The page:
Misogyny appears to be an official SNP policy
Does the SNP approve of abusing women? Opponents of the party’s extreme views on transgender rights have long highlighted the poor quality of debate in Scotland, but remarks by a leading SNP politician provide dramatic evidence of a hostile climate towards outspoken women. Mhairi Black, Deputy Leader of the party at Westminster, has dismissed women who disagree with her views on transgender rights as “50-year-old Karens”.
Speaking at the Edinburgh Fringe, she compared feminists who oppose gender ideology to “white supremacists”, also repeating the slur that opposition to the demands of trans activists is financed by the religious Right. “When you start tracing it back, the money always links back to fundamental Christian groups in America, Baptist groups, anti-abortion organisations,” she claimed.
This is a smear, and one which exposes the degradation of political discourse in Scotland, where the SNP’s rage at being frustrated in its attempt to pass controversial legislation allowing self-ID appears to have driven some members of the party beyond rational thought.
With honourable exceptions such as Black’s Westminster colleague Joanna Cherry, the SNP’s behaviour has come to resemble that of a religious sect. Either you agree that human beings can change sex, and should be allowed to do so legally even if they have been charged with rape, or you are beyond the pale — a “bad actor”, to quote Black.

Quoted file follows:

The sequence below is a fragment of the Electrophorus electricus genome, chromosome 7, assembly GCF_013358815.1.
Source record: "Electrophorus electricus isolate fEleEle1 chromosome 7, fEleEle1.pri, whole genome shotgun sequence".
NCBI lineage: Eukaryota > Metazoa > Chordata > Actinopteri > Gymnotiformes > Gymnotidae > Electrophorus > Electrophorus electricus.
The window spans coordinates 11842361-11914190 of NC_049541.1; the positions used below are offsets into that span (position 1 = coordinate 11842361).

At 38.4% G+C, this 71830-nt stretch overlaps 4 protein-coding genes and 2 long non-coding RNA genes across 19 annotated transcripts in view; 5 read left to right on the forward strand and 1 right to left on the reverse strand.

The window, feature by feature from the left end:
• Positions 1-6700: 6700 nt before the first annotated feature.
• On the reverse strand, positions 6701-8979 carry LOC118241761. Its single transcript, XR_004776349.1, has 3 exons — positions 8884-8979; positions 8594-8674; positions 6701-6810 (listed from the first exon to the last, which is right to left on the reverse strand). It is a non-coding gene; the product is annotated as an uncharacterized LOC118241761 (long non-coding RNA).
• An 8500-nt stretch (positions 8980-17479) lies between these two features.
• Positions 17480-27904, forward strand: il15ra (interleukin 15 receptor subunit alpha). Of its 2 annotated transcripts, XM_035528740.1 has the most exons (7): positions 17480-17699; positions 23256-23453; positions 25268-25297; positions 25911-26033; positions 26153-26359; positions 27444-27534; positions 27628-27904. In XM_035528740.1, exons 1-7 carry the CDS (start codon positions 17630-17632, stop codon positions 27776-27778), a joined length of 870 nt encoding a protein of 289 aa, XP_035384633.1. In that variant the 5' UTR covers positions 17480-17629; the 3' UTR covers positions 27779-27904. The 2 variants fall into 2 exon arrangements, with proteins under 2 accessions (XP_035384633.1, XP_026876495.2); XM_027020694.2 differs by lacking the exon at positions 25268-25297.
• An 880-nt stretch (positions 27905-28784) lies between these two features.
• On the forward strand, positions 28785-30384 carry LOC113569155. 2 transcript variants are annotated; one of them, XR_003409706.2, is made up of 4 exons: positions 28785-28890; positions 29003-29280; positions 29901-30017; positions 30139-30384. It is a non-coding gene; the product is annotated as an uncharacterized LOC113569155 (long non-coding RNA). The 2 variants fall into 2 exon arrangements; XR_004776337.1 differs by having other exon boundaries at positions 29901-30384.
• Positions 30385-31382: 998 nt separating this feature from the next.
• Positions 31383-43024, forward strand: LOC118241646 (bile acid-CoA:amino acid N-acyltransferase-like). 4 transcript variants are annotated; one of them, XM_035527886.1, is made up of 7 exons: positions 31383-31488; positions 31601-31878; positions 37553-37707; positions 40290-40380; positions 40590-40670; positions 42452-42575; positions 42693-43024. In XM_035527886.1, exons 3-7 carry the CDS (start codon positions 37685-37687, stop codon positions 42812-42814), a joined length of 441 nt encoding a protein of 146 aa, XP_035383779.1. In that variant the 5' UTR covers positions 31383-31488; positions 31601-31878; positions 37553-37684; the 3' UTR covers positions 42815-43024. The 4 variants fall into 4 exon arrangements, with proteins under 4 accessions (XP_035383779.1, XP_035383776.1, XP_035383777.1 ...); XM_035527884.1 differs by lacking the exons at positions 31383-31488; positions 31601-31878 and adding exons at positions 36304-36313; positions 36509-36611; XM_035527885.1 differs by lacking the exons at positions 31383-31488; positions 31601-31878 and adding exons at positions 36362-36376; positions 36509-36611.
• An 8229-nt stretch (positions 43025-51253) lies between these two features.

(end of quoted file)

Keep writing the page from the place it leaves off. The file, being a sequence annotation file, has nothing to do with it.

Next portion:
A belief in biological sex is now heresy in nationalist circles. Black made one concession, acknowledging that people should be allowed to hold different views from herself, but only as long as they don’t express them. Asked whether someone with a different philosophical position on gender could be “thoroughly decent”, she said to applause, “if you keep it to yourself, aye”.
Black’s remarks were apparently delivered without irony, even though she has blamed a “toxic” culture at Westminster for damaging her mental and physical health. She is standing down as an MP at the next general election after being elected at the age of 20 in 2015. Now 28, she is evidently one of those people who think the name “Karen” is an insult — and that reaching 50 is a poor lifestyle choice.
One of her predecessors as deputy leader at Westminster, Kirsty Blackman, caused hilarity during a debate on the 2010 Equality Act earlier this year when she told MPs she did not have a clue what her chromosomes are. “I have a fair idea of what my genitals look like and how they compare with how other people’s look,” she added, helpfully.
Some observers might think it is a bit rich for a party represented by such confused and incoherent people to pass judgement on the rest of us. But it is much worse than that. The SNP now promotes magical thinking, expecting everyone to go along with its belief that men can become women simply by saying so. It’s telling that Black singled out older women for her vile comments, recycling centuries of prejudice that allowed them to be characterised as witches.
This is pure misogyny, expressed in language designed to silence and shame women who hold perfectly rational views. A feminist organisation, For Women Scotland, has suggested that Black’s comments call into question her fitness for office. But the SNP leadership has bigger questions to answer. Are they going to repudiate Black’s repellent views? Or is misogyny now official party policy?